• Announcements

    • khawk

      Download the Game Design and Indie Game Marketing Freebook   07/19/17

      GameDev.net and CRC Press have teamed up to bring a free ebook of content curated from top titles published by CRC Press. The freebook, Practices of Game Design & Indie Game Marketing, includes chapters from The Art of Game Design: A Book of Lenses, A Practical Guide to Indie Game Marketing, and An Architectural Approach to Level Design. The GameDev.net FreeBook is relevant to game designers, developers, and those interested in learning more about the challenges in game development. We know game development can be a tough discipline and business, so we picked several chapters from CRC Press titles that we thought would be of interest to you, the GameDev.net audience, in your journey to design, develop, and market your next game. The free ebook is available through CRC Press by clicking here. The Curated Books The Art of Game Design: A Book of Lenses, Second Edition, by Jesse Schell Presents 100+ sets of questions, or different lenses, for viewing a game’s design, encompassing diverse fields such as psychology, architecture, music, film, software engineering, theme park design, mathematics, anthropology, and more. Written by one of the world's top game designers, this book describes the deepest and most fundamental principles of game design, demonstrating how tactics used in board, card, and athletic games also work in video games. It provides practical instruction on creating world-class games that will be played again and again. View it here. A Practical Guide to Indie Game Marketing, by Joel Dreskin Marketing is an essential but too frequently overlooked or minimized component of the release plan for indie games. A Practical Guide to Indie Game Marketing provides you with the tools needed to build visibility and sell your indie games. With special focus on those developers with small budgets and limited staff and resources, this book is packed with tangible recommendations and techniques that you can put to use immediately. As a seasoned professional of the indie game arena, author Joel Dreskin gives you insight into practical, real-world experiences of marketing numerous successful games and also provides stories of the failures. View it here. An Architectural Approach to Level Design This is one of the first books to integrate architectural and spatial design theory with the field of level design. The book presents architectural techniques and theories for level designers to use in their own work. It connects architecture and level design in different ways that address the practical elements of how designers construct space and the experiential elements of how and why humans interact with this space. Throughout the text, readers learn skills for spatial layout, evoking emotion through gamespaces, and creating better levels through architectural theory. View it here. Learn more and download the ebook by clicking here. Did you know? GameDev.net and CRC Press also recently teamed up to bring GDNet+ Members up to a 20% discount on all CRC Press books. Learn more about this and other benefits here.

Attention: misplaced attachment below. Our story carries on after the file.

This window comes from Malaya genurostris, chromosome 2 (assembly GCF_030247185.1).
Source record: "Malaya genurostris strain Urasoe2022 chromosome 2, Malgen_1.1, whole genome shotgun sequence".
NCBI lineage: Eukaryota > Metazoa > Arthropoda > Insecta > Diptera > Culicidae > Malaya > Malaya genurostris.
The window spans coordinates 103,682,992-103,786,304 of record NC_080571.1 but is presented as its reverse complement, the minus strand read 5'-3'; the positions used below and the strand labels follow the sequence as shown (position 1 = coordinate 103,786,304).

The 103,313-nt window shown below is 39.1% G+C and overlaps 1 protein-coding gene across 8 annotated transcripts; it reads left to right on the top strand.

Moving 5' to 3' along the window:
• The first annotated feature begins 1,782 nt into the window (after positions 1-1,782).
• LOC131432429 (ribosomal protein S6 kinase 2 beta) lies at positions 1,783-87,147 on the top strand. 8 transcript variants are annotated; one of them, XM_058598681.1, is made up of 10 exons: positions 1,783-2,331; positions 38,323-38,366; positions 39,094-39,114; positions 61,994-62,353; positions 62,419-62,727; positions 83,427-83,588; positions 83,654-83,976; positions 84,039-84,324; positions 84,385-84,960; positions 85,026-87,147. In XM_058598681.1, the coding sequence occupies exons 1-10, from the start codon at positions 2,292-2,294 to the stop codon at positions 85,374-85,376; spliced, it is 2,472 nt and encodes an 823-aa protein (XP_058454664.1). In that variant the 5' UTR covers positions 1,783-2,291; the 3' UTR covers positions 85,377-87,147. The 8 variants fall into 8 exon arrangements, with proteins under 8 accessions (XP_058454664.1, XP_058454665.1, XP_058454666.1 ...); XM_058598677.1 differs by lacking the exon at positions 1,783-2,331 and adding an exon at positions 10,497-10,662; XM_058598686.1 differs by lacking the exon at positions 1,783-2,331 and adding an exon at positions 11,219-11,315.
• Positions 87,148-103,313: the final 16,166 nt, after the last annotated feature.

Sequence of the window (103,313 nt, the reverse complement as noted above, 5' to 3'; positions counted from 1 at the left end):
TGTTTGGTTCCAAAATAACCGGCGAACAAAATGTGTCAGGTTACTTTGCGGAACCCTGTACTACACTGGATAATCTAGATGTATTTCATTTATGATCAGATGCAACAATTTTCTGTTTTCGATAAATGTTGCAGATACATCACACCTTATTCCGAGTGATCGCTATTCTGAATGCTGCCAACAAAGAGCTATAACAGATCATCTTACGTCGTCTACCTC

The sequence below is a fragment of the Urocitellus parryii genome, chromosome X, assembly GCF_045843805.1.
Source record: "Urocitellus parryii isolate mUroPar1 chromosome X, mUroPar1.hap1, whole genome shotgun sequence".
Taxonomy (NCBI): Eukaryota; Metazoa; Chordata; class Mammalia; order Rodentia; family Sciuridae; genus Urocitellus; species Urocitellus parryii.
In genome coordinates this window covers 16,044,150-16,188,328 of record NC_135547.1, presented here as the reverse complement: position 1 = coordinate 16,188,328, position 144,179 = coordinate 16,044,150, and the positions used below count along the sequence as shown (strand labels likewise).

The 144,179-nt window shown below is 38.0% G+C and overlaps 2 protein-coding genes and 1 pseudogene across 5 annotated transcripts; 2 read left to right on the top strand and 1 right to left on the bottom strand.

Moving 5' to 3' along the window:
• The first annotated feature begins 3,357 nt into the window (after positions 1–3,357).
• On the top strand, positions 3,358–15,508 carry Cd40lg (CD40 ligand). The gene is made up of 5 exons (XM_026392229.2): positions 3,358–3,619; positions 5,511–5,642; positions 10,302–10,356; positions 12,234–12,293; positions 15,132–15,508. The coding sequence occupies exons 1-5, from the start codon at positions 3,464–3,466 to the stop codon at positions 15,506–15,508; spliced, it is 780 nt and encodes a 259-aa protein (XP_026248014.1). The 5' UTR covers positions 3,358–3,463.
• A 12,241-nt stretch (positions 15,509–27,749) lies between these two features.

Sign in to follow this  
Followers 0
  • entries
  • comments
  • views

Antialiasing source textures

Sign in to follow this  
Followers 0


This is almost too obvious to be worth pointing out, but no amount of clever tricks like bilinear filtering and mipmapping will help if your input data is itself already aliased!

Yet the example texture used in my previous post had nasty pixelization along the diagonal black lines:


I can improve this just by editing the source image in a paint program:


Compare these two versions at original size:

1817.image_5F00_76CFF670.png 6607.image_5F00_28C796FB.png

When a sprite is drawn without any resampling (at an integer pixel location, with no scaling or rotation) the resulting image is an exact copy of the source data, so it is obviously important that this source data contain as little aliasing as possible. Perhaps less obvious is that manually antialiasing my source data also helps when the texture is resampled. In mathematical terms, by smoothing the diagonal lines I have reduced the amount of high frequency information in my source signal, thus gaining more headroom to resample this signal before I will run into the Nyquist threshold and encounter aliasing.

Simple moral of this story: high quality antialiased textures are better than crappy ones with aliasing problems :-)

Alternative moral for those who find themselves suspicious of oversimplification: if you find yourself with the occasional texture that just won't stop aliasing no matter what you do, consider applying a blur to the relevant source images. Blurring removes high frequency data, which shifts the Nyquist threshold, which may be enough to fix the aliasing. This can obviously be taken too far (it's no good if we fix aliasing by making everything blurry!) but the occasional subtle blur, judiciously applied, can be a valuable weapon in the antialiasing arsenal.



Sign in to follow this  
Followers 0


There are no comments to display.

Create an account or sign in to comment

You need to be a member in order to leave a comment

Create an account

Sign up for a new account in our community. It's easy!

Register a new account

Sign in

Already have an account? Sign in here.

Sign In Now